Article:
Simply put, if you had put the exact same content on a brand new domain, under a pseudonym, and not shown it to any people in your network, it wouldn't have gotten anywhere.

May 19, 2008 - 12:45am

I did not say 2 hours work = $10,000 ... I said 2 days work = $10,000. And if a person was well in tune with profitable market segments, actively marketed their features, and kept writing the types of features I was writing for a while they would see similar results.

Simply put, if you had put the exact same content on a brand new domain, under a pseudonym, and not shown it to any people in your network, it wouldn't have gotten anywhere.

So what you are saying is "on a social network, if you do not network you fail" ... how could anyone disagree with that?

Keep in mind that I have other sites too, and many of them are successful outside of my SEO network status.

May 20, 2008 - 7:17am

Sorry for getting the numbers wrong. Let's say 2 days work. That's still not achievable for most people, imho. What I'm getting at is that I feel it hurts lesser networked webmasters to make exaggerated claims like you can do five figure business in two days like this. You're not taking into account what you put in to get to the point where you could do that, you know?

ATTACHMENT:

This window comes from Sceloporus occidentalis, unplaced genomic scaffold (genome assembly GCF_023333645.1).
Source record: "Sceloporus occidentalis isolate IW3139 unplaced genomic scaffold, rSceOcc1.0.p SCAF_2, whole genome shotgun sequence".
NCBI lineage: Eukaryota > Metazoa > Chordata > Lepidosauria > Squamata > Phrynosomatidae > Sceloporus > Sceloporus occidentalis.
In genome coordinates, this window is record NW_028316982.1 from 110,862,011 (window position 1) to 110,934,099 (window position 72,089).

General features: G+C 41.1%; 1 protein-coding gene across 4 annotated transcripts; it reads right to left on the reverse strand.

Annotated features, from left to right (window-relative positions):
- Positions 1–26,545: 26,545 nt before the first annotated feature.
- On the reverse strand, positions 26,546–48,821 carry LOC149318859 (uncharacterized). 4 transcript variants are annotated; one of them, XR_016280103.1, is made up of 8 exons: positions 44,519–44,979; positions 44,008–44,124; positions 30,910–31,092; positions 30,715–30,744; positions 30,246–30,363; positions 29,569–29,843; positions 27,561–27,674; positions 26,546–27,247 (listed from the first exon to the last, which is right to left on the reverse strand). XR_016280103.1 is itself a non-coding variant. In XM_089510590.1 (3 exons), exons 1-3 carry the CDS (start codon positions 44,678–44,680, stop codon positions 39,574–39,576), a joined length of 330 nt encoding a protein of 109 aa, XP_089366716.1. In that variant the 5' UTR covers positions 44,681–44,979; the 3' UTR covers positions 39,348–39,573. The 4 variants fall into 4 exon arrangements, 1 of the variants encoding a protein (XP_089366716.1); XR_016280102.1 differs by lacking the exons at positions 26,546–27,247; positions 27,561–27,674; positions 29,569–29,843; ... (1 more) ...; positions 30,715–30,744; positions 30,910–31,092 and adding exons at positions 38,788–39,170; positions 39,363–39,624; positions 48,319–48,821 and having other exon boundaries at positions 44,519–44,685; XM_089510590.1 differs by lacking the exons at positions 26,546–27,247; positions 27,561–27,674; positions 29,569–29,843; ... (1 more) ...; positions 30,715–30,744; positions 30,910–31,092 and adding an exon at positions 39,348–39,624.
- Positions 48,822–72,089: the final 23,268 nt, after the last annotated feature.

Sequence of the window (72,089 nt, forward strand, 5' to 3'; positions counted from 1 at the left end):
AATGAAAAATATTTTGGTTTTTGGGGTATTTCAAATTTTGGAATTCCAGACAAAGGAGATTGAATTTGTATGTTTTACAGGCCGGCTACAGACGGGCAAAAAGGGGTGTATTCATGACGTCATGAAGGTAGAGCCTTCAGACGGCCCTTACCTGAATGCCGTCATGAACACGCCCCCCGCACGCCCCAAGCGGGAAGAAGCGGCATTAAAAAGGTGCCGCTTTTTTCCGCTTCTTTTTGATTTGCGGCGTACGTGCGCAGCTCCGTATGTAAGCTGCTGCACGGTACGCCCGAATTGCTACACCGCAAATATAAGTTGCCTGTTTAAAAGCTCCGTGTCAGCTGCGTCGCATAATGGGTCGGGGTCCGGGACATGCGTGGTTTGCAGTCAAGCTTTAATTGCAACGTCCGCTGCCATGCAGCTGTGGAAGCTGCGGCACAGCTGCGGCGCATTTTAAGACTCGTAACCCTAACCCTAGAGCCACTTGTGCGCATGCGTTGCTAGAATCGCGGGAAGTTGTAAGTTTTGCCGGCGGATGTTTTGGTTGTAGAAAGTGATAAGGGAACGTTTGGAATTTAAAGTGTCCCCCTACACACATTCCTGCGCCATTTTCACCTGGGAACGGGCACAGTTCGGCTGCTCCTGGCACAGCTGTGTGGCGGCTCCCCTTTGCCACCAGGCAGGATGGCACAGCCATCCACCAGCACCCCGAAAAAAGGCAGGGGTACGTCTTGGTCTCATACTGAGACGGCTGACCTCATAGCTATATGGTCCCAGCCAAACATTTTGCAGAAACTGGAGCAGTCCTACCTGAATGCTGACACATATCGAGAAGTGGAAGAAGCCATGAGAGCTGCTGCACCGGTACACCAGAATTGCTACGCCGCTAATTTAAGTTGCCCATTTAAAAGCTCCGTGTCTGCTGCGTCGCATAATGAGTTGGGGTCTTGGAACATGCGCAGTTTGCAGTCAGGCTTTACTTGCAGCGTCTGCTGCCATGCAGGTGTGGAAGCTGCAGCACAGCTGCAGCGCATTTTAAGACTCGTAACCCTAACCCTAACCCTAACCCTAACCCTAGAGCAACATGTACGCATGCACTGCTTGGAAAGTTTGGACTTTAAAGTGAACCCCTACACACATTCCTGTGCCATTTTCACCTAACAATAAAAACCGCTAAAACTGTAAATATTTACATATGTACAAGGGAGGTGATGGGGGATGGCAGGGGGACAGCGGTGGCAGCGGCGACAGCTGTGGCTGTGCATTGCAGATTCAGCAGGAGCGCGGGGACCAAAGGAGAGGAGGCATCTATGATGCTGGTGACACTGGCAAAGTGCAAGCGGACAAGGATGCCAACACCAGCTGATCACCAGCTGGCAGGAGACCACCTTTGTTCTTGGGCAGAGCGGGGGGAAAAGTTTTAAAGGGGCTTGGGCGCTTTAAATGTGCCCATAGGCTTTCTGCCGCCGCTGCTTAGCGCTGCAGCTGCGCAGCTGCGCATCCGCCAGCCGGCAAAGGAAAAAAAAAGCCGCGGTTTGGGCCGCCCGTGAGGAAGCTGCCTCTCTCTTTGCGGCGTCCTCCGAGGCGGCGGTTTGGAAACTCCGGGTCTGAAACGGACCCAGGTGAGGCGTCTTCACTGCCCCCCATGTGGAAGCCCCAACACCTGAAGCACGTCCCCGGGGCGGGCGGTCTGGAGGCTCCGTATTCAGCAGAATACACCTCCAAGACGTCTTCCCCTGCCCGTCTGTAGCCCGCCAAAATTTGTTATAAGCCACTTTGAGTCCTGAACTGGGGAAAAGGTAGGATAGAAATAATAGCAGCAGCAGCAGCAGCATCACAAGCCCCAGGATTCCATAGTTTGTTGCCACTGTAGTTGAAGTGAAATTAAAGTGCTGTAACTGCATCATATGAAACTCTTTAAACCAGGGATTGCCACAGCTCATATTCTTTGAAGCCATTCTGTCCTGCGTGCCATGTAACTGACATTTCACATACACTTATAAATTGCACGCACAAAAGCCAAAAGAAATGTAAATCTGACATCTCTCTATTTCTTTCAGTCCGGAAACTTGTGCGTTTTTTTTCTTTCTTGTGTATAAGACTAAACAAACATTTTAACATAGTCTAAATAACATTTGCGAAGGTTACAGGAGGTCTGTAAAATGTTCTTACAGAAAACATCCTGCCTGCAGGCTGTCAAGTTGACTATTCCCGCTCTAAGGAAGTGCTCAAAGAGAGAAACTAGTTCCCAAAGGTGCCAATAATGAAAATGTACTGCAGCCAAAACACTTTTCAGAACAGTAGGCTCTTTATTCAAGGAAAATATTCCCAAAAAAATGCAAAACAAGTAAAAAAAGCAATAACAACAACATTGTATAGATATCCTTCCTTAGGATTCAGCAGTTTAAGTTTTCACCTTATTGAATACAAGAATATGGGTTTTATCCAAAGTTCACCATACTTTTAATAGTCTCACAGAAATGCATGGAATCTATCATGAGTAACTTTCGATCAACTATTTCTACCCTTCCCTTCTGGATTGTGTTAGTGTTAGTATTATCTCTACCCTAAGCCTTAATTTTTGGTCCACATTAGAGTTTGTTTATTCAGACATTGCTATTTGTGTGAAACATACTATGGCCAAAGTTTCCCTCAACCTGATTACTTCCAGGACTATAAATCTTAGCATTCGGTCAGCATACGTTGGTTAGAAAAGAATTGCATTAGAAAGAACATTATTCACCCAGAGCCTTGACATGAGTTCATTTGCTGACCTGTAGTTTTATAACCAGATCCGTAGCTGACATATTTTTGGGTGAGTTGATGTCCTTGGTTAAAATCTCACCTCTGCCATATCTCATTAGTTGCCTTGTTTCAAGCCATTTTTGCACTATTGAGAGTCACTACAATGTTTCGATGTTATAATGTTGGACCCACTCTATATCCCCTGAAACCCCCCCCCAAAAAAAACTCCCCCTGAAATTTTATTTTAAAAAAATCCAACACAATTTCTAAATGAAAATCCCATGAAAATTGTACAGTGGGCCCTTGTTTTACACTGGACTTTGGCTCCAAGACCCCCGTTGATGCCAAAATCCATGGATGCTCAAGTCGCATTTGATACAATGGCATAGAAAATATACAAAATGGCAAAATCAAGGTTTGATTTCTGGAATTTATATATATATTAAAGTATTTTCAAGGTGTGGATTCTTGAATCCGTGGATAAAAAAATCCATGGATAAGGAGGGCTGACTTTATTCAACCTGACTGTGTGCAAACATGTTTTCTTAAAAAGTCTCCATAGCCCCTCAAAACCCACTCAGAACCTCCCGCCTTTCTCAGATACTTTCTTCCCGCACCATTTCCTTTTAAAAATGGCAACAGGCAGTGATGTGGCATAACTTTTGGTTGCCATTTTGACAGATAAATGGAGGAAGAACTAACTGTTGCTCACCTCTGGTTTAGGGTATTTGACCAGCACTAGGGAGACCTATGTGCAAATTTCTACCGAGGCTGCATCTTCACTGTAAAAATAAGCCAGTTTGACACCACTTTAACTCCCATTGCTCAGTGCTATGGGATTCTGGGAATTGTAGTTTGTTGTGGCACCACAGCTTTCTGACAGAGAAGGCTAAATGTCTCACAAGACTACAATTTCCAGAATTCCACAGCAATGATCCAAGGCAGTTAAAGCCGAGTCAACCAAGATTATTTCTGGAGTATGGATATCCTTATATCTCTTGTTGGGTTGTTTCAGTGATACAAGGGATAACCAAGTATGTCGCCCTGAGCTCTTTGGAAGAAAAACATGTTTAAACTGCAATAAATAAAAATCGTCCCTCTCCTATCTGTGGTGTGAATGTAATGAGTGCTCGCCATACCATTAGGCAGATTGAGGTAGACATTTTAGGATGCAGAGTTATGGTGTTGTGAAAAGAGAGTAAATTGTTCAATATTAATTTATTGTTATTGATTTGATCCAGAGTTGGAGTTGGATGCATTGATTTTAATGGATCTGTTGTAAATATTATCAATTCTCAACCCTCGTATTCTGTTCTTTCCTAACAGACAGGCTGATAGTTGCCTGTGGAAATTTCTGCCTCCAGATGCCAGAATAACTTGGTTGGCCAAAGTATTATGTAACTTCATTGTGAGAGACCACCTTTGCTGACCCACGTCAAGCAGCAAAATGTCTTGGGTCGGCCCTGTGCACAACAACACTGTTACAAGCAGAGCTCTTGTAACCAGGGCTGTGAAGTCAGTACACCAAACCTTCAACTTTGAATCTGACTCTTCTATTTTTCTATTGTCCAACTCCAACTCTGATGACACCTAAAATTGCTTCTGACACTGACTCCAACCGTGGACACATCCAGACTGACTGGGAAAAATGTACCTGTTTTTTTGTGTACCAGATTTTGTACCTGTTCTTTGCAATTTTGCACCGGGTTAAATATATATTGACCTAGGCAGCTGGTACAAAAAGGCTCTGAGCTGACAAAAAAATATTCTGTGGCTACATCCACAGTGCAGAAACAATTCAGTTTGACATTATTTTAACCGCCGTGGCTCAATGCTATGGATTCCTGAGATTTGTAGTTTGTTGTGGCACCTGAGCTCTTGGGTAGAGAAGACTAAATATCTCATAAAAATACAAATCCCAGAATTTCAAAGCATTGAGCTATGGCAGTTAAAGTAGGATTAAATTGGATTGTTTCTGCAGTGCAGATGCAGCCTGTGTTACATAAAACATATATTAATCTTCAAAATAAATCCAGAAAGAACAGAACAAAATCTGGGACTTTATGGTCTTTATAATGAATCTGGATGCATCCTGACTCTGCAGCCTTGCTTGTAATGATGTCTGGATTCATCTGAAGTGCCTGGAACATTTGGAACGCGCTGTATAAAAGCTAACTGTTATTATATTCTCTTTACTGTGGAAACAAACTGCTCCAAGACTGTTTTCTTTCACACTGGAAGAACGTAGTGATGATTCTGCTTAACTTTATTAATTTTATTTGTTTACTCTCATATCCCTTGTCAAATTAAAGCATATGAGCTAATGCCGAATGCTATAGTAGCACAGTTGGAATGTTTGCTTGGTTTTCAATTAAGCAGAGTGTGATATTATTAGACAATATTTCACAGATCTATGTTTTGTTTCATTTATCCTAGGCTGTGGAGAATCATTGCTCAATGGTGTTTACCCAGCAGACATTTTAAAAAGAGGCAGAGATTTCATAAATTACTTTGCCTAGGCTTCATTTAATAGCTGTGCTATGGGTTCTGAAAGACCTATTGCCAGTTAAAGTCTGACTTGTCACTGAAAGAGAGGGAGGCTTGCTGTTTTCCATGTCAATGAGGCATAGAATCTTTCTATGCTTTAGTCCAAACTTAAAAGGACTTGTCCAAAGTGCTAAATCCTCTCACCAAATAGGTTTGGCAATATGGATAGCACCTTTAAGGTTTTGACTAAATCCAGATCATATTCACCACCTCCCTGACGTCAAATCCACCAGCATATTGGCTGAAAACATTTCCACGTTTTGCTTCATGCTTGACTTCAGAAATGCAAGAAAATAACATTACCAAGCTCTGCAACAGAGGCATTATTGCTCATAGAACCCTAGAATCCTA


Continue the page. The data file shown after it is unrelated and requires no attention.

May 21, 2008 - 3:51pm

It's absolutely true that it's easier for Aaron to get links to his great content than it is for the average person who is just starting out.

But, I knew Aaron back when his main goals in SEO were to tell people how depressed he was, and to communicate something about peanut butter that I still don't fully understand.

When Aaron started this site, almost nobody came to watch. A few people stopped by, and saw that it was good. Then a few more.

He has what he has today because he has published good content on a regular basis, along with an occasional rant about how unfair the world and Google is to him.

Angry losers who hate Google for filtering their spam link to one kind of post, people who appreciate Aaron taking the time to think about something and write down his thoughts link to the other.

If anyone out there thinks that they can't get there, they're just writing their own excuse. Create really great content and promote it - it's not really that hard, in fact it's never been easier to get attention.

But the bar is being raised on what "great content" means. Top 10 lists ain't gonna get you as many air miles as they used to.